Cotton growing in Kenya is done by small-scale farmers on small pieces of land averaging one (1) ha per farmer, and in most cases intercropped with other food crops. There are about 40,000 small-scale cotton farmers, down from 200,000 in the mid-1980s when the textile and apparel industry was at its peak. The estimated annual consumption of cotton by the textile mills is estimated at 8,000MT (41,200 bales), and the ideal demand to meet national requirements is 26,000MT (140,000 bales). These statistics show that the high potential of the textile industry is curtailed by undersupply of cotton raw materials. The major reasons for the undersupply of cotton are the constraints faced by cotton farmers, including the decline in seed cotton production, low quality of cotton seeds leading to declining yields, and relatively high costs of production due to low productivity.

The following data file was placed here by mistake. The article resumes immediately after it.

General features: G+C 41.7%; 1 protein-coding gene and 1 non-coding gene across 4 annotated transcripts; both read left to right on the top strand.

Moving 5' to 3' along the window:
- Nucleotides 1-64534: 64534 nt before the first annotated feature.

|Production (Lint Cotton, MT)||5,200||5,300||4,000||2,000||1,000||1,100|
|Seed cotton production (MT)||15,726||15,800||11,850||5,321||3,015||3,389|
Source: Fibre Directorate, AFA
In addition to farmer constraints, low cotton production can also be attributed to other factors, such as the increased popularity of polyester, which is more durable and less expensive to produce than cotton, and the importation of cheap secondhand clothing, which have flooded Kenyan markets.
Wool is another important input to the textile and apparel industry. However, the market is not well-organized. For instance, the Kenya sheep industry has received less attention in terms of research and development, with prominence being given to the rest of the livestock. The potential for wool production to make yarn for the local textile industry and for export has not been fully exploited.
Increased volumes of imported secondhand clothes in the 1990s corresponded to the closure of most clothing and textile firms such as Kisumu Cotton Mills (KICOMI). The continued increase of cheap imported clothing and textiles led to reduced effective demand for local textile products and made secondhand clothing and textiles the preference of the majority population.